If a player who plays again has cards left, but none in either suit of a different colour, they announce “No Red”, or “No Black”. Play then passes to the player on their right who must play their lowest card of the required colour.

Play continues until one player is ‘out’ by playing all their cards. They then win the going out pot. It’s possible that no-player can be ‘out’, because unplayed cards in all players hands are of the wrong colour. The going out pot then rolls over to the next game.

The queen pot card is then revealed. The pot is won by the player who has played the queen of the same suit. The queen must have been played, there is no win if it’s still in a players hand. If not won, the pot rolls over to the next game, where it’s swollen by the new antes.

The game can be played by three or more players, The more players, the faster the game, because there are less cards ‘missing’ in the dummy hand and sequences can be rattled off quite quickly.

Strategy is limited to deciding whether to swap or buy the dummy hand and choosing between two cards of the same value when starting a new sequence. Although not a frequent occurrence, this choice can be quite critical in the later stages of a game.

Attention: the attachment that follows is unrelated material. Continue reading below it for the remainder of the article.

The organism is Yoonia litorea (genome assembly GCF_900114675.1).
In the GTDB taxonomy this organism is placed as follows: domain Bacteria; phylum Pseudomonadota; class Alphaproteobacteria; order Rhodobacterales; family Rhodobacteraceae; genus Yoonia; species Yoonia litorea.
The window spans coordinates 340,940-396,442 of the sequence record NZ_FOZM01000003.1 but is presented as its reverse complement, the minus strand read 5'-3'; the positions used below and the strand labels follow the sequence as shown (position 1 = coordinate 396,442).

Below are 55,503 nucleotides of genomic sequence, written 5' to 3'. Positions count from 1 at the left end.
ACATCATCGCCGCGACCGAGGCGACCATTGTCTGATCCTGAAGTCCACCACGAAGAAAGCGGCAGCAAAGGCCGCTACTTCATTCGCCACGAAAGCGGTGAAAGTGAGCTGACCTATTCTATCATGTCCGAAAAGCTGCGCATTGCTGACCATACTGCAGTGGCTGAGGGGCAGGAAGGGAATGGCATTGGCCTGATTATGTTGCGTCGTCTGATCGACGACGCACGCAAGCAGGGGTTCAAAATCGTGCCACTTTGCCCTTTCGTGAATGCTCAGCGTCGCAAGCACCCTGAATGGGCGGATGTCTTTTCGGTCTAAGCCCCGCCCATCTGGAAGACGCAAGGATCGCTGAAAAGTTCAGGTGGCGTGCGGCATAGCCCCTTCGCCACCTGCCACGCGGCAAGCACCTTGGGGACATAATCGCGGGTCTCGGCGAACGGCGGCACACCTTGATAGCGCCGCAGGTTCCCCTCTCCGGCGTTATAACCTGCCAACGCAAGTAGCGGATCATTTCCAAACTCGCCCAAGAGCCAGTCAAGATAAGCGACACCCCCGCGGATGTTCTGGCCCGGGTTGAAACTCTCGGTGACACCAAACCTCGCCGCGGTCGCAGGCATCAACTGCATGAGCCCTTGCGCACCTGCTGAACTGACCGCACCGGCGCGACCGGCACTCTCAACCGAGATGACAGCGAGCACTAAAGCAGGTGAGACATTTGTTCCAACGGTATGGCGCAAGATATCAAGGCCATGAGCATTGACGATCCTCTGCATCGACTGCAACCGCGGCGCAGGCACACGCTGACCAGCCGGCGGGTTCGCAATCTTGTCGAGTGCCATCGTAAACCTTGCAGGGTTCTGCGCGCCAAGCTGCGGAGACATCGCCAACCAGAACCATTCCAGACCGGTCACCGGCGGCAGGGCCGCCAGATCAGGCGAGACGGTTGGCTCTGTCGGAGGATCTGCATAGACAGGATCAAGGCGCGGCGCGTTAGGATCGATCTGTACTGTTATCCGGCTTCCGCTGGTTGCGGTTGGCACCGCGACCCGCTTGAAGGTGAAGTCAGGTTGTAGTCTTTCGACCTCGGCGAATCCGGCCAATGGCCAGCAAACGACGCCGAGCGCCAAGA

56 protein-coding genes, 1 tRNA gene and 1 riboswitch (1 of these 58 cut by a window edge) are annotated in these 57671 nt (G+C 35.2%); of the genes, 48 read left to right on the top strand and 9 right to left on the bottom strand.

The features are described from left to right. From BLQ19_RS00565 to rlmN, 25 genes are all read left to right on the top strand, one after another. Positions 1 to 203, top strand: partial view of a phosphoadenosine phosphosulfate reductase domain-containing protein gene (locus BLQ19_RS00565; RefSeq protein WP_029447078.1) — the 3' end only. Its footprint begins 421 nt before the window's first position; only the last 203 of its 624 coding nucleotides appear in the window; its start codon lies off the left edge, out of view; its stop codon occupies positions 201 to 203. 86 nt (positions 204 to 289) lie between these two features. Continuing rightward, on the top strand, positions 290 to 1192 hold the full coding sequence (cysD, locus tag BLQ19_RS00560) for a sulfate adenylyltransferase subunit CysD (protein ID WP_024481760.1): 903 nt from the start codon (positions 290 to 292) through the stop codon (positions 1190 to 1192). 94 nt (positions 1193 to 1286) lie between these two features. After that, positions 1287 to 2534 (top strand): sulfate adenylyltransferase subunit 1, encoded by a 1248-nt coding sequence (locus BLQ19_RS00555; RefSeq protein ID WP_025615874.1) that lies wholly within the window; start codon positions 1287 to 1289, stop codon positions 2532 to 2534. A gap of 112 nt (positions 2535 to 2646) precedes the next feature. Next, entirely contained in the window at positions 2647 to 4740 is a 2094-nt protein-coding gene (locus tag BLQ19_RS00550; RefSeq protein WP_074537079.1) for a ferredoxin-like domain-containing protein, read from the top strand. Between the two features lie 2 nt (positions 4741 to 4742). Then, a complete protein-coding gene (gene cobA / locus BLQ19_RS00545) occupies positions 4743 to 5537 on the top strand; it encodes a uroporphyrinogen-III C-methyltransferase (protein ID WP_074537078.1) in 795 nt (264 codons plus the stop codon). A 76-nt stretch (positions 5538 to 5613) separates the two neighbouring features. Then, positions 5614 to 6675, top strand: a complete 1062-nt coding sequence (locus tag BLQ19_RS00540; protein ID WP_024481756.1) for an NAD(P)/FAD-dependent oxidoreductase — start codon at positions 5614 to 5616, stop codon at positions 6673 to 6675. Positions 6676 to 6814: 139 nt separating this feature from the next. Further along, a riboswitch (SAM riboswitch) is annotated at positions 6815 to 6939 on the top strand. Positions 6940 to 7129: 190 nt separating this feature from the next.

Hands are usually swapped because a player is seeking a queen, or because a player has several jacks (the absence of which will make it difficult for queens to be played by other players) or because the hand is unbalanced with too many cards of the same colour, or there are too many high value (non-queen) cards, either of which can make it unlikely that a player will be ‘out’. Queen-less hands are sometimes kept if they have low value card sequences which can be played all at once and thereby increase the chances of winning the ‘going out’ pot

The limited strategies make it quite a good game for levelling out age and ability, as the chance of winning doesn’t differ by too much between players. As a six and seven year old I certainly enjoyed playing with the family in a ‘grown-up’ game. It can be quite fast paced and fun too.

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    Jan 2, 2022 at 9:45
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It’s a simple betting game.

  • All 52 cards are dealt.
  • One hand to every player
    plus a dummy hand to the side.
  • The left out card - The last card in the deck is not handed out or turned over until the hand is over.

Their are 2 pots:

  • First person out pot
    The first player who have played all their cards.
  • Queenie pot
    Who ever plays the queen that is the same suit as the left out card.

You contribute money in each pot to play the hand.
I have played $1 / $1 per pot or 25 cents / 25 cents per pot, it’s what every you want.